Nepal Joins Maker Movement with Humanitarian-Focused Mini Maker Faire

Maker News
Nepal Joins Maker Movement with Humanitarian-Focused Mini Maker Faire


Over 10 years ago, when the very first Maker Faire was held in California, there was no way of knowing that the joy of Maker Faire would spread like sunshine across the world, warming all corners of the globe, from Japan to Colombia, Singapore, Sweden, and beyond.

This weekend, we’re absolutely thrilled that Nepal is joining the Maker Movement by hosting the very first Kathmandu Mini Maker Faire (KMMF) in the mile-high city. KMMF is also the very first Faire to explicitly focus on humanitarian projects with social impact. The Faire is being organized by Nepal Communitere in conjunction with the Robotics Association of Nepal and in collaboration with Karkhana, Sattya Media Arts Collective, YUWA, Women Leaders in Technology, and Quixote’s Cove, with key support from the U.S. Embassy in Nepal and the Nepal Innovation Lab. The event will be held on the Nepal Communitere premises in Pulchowk on September 24 and 25. We spoke with Aradhana (Aru) Gurung, the production director of KMMF to learn more.

1. What was the impetus for organizing a Maker Faire in Nepal?
On April 25, 2015, the worst earthquake to hit Nepal in over 80 years killed more than 8,800 people and left 2.8 million people in need of humanitarian support. Following the immediate national and international humanitarian response, there is now a recognized need to actively reinforce efforts to further support and empower affected communities.

In the wake of this disaster, a broad range of local innovations have emerged to meet the critical needs of the communities. In addition to bringing together entrepreneurs, makers, business people, and members of international/national NGOs and government agencies, our family-friendly Faire promises an array of incredible projects and new technologies to make, see, and interact with.


2. Tell us about the Nepali Maker Summit you just held a couple of weeks ago.
The Summit was a preparatory workshop for Nepali makers. This event was thought necessary, as this would have been the first time that the majority of the makers would participate in such an event, and we wanted to give them the opportunity to get a first taste of it, but also help them prepare the best they could. We had a total of 23 makers attend, of which 14 makers are receiving mentorship to finalize their projects.


3. How and why does KMMF focus on humanitarian and social-impact projects?

The main criteria for KMMF is for the projects to serve as social innovations that serve community needs. The final list of makers is varied, and there has been a deliberate attempt to also incorporate more traditional forms of making that don’t have so much to do with technology. The need for the Faire to focus on social impact projects was because there is so much talent and innovation that has been coming out of Nepal in this context but there hadn’t been a platform to showcase that yet.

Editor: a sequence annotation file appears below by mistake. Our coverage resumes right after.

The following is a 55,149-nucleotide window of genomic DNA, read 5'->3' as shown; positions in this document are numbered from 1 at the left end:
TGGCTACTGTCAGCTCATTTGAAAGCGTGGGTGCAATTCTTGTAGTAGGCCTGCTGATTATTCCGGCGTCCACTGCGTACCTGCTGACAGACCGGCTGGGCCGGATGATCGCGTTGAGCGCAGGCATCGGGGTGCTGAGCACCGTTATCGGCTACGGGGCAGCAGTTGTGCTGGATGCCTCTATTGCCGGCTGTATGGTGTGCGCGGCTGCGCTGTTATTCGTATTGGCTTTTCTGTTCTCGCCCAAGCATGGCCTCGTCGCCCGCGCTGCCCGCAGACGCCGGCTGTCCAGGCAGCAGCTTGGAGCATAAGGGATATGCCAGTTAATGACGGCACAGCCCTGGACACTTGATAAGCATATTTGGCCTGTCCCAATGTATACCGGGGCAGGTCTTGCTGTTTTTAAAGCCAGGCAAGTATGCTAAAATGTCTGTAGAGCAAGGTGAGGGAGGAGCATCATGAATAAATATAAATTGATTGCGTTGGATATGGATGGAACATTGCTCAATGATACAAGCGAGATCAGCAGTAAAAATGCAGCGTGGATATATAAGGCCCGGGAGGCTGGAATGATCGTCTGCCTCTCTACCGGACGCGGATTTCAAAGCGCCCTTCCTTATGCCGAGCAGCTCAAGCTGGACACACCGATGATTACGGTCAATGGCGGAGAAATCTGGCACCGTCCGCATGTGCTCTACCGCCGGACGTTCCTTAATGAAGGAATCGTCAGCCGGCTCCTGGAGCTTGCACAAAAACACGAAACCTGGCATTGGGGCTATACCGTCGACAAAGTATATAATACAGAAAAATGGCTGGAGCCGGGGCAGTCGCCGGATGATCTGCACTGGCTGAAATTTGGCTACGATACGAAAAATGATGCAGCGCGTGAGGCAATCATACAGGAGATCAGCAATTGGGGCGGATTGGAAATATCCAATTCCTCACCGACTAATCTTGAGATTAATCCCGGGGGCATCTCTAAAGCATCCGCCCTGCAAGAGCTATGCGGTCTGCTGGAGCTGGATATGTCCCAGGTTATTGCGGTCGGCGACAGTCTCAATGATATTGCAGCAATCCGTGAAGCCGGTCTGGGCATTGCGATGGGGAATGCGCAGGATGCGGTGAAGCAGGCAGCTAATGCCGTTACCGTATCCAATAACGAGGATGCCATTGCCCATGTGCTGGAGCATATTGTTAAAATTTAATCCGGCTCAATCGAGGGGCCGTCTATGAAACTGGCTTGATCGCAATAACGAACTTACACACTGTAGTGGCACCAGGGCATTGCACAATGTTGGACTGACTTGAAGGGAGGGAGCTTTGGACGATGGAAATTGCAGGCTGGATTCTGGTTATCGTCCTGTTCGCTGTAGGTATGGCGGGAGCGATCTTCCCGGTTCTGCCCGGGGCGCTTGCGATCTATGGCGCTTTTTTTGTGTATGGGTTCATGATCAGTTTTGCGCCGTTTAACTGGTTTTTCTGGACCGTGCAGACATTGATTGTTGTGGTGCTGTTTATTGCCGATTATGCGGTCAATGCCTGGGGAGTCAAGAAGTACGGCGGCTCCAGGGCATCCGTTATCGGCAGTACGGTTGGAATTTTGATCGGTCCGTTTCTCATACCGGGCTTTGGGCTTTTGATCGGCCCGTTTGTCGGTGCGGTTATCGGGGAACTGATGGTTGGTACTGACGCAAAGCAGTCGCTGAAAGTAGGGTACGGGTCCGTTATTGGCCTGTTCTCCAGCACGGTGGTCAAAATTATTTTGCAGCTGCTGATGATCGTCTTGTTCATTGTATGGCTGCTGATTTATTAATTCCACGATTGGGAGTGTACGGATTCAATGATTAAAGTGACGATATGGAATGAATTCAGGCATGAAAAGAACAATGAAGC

4. What are three notable humanitarian exhibits, makers, or workshops that will be at the Faire?
There are more than three notable showcases — I really wouldn’t be able to make this decision; it’d be like choosing among my children. Most of the Nepali makers who have developed amazing products don’t yet have an online presence so it would not be fair to them. We have been trying to feature makers on our Facebook page.


5. Tell us a little about the maker community in Kathmandu and the Nepal in general. Are there any makerspaces participating in the Faire?
Nepal is probably one of the few countries who has a rich and vibrant making culture that goes back to centuries ago. Families of traditional artisans still keep up the trades — these methods of making are more manual and hands-on. The first makerspace was set up in Kathmandu two years ago by a group called Karkhana, who work with children and teachers to bring innovation to education. For KMMF, Karkhana will be running a 480-square-foot makerspace for kids. There are 46 groups of makers that will participate in the Faire, a few of whom are still working on more traditional modes of making.


6. What has been the community reaction to the upcoming Faire? Is there a lot of support and enthusiasm?
The local and online communities have both been very, very supportive and inquisitive of the event and space. We’ve been hosting bimonthly happy hours at the venue to have people visit the space and witness the progress in the work that is going on.

7. What would you say uniquely defines the Nepalese maker community?
The Nepalese maker community is very open to learning new things but are also dedicated to carrying on tradition, so with making and tinkering in Nepal these days, there are a lot of opportunities for fusion, where you introduce new techniques to improve old traditional methods and not replace them.


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I'm a word nerd who loves to geek out on how emerging technology affects the lexicon. I was an editor on the first 40 volumes of MAKE, and I love shining light on the incredible makers in our community. In particular, covering art is my passion — after all, art is the first thing most of us ever made. When not fawning over perfect word choices, I can be found on the nearest mountain, looking for untouched powder fields and ideal alpine lakes.

Contact me at or via @snowgoli.

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